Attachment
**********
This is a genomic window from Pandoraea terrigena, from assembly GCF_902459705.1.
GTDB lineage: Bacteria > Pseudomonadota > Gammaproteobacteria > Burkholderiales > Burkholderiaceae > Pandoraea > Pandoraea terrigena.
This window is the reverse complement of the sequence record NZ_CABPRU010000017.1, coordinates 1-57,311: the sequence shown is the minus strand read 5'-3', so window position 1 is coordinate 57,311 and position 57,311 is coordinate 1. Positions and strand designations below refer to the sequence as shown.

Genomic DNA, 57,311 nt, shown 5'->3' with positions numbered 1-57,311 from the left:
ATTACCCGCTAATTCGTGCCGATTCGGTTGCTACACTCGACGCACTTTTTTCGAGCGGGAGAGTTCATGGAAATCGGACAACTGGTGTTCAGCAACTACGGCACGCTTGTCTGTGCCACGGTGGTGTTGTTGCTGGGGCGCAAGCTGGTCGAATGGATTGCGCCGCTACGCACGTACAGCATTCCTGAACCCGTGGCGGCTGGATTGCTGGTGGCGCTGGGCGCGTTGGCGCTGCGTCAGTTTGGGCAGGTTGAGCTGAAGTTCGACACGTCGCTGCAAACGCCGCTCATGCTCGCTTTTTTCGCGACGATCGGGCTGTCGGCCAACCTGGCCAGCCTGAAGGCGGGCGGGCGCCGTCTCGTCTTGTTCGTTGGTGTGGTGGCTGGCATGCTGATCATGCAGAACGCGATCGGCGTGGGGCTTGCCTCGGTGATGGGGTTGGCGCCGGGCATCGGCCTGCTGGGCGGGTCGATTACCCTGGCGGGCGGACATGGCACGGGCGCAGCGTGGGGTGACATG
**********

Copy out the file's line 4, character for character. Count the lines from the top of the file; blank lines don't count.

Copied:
Genomic DNA, 57,311 nt, shown 5'->3' with positions numbered 1-57,311 from the left: